Camping, Swimming or Dogs -- Part III

Before moving on to dogs, just in case anyone doubted the previous post about swimming, check out this link http://www.medicinenet.com/script/main/art.asp?articlekey=53127 (pay special attention to the tips at the bottom of the article!). Happy swimming, everyone!

Now, this next subject is perhaps the most controversial. Make fun of water and camping all you want, but don't insult Fido (or Rex, Spot, or Fifi). So, I will approach this topic gingerly (we once had a dog named Ginger, by the way, but the pun wasn't intended).

I lived in a small town for a while named Kennesaw, Georgia. They had a law in that town that every resident had to own a gun (seriously). Perhaps not surprisingly, they had one of the lowest crime rates in the nation. Not all towns in Georgia had that law, but they all shared an unwritten law: Each household in Georgia must own a dog. Or at least it seemed that way to me while I was there as a missionary for my church.

Our form of transporation was often walking or bicycling, neither of which are good options when nearly every home has at least one canine. I hadn't though much about it until I was walking one afternoon down a beautiful, tree-lined road in a small Atlanta suburb. The city bus had just dropped us off, and we headed on foot toward the home at which we had an appoitnment. A few homes before our desitnation, a large dog appeared at the end of the driveway. He was not happy to see us at all and made it known by his angry barking. Knowing I wasn't the worlds biggest dog fan, my missionary parter called out "here boy!" As soon as I heard those words, I knew we were in trouble. This dog didn't want to play, he wanted to, as a dog lover would say, protect. Attack is probably a more accurate word. He came at us full steam ahead, and my partner, athletic guy that he was, climbed on top of a car. He laughed as he continued, "Here boy...get him!".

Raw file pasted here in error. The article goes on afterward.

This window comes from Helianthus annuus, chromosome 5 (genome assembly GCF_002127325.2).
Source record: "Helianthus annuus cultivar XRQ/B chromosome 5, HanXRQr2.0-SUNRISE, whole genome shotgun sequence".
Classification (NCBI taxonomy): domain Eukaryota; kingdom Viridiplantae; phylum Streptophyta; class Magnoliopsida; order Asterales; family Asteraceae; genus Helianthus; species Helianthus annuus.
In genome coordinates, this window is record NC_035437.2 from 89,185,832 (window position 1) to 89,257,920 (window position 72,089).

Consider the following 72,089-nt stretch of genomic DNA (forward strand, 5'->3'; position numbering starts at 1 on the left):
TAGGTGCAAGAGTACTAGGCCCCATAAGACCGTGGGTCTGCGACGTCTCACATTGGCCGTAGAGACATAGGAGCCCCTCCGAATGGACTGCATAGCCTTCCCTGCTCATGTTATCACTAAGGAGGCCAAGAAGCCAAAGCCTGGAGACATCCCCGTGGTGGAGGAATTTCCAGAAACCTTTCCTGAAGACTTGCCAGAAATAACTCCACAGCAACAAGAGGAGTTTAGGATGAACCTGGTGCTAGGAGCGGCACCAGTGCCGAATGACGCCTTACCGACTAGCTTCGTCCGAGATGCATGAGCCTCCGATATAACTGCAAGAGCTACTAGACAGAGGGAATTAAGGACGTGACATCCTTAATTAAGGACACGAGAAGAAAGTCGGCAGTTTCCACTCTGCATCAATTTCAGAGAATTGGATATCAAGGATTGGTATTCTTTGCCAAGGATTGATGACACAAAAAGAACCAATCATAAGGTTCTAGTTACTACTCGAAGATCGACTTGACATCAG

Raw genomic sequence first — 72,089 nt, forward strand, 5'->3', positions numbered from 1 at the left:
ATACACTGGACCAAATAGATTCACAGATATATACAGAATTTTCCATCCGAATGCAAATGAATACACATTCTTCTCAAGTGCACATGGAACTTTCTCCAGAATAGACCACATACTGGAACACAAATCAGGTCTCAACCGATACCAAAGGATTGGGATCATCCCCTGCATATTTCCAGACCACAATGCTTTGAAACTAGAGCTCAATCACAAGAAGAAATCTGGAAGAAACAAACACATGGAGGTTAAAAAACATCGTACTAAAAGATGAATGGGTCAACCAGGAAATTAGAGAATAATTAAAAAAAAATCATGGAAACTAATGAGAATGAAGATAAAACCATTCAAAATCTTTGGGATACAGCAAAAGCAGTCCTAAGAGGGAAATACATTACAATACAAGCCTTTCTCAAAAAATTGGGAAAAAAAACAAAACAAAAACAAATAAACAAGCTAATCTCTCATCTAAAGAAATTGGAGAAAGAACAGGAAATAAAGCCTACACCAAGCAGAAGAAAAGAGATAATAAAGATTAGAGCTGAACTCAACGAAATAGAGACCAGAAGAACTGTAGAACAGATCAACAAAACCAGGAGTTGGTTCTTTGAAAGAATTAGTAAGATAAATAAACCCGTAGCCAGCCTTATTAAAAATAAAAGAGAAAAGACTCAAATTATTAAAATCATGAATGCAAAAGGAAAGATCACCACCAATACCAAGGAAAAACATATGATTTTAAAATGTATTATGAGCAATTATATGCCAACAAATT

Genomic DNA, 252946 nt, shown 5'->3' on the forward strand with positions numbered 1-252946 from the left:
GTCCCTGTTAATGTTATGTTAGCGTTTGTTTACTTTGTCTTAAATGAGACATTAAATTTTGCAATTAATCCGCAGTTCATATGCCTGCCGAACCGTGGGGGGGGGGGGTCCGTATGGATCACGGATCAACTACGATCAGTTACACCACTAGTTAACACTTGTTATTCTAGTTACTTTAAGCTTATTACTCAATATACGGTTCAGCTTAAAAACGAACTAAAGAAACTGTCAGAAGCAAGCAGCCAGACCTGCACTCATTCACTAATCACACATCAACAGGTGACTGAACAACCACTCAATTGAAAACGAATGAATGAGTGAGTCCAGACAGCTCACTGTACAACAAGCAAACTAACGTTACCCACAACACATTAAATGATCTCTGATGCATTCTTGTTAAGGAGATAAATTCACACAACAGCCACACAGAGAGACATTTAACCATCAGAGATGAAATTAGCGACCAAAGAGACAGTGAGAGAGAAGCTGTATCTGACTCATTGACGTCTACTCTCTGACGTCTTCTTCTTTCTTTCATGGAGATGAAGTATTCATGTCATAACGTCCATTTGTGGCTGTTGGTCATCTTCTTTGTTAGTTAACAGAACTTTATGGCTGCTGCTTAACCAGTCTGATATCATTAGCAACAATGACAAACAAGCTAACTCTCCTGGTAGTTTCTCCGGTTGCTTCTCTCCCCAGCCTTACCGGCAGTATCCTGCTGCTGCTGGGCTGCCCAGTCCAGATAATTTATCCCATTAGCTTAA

Let me pause here to say that I am not a climber. When I was a kid I never climbed trees or fences. I try to stay away from ladders or anything else with steps. So, climbing a car, which has no steps, was not really an option for me. At the time, I didn't know what I would do for a living, but something in me must have known I was destined to be a therapist. What did I do? I talked that dog out of attacking me. I leaned against the car, heart racing, and spoke softly and kindly to him, telling him that he didn't really need to be so angry and that I was sure we could work things out rationally. I don't remember much of what happened after that, but I think it must have been like Daniel in the lion's den, becuase somehow the dog called off the attack, my partner got off the top of the car, and we were in the home a few doors down for our appointment. I still had adrenaline pumping when the family said to their son, "Go get Toby to show these boys". I didn't know who Toby was, but was not kept in suspense for long.

Toby turned out to be a dog, only he was the size of a small horse. I am not kidding, and I am sure there is a name for this breed of dog. But the top of his head and my head were at the same level. This opened up a new world for me: there are dogs the size of humans walking around! This one turned out to be pretty docile, but even if he just stepped on me by accident I would have been in trouble.

The next two years held many opportunities for daily dog interactions, which gave me plenty of opportunity to consider the many reasons I didn't want a dog around for the rest of my life: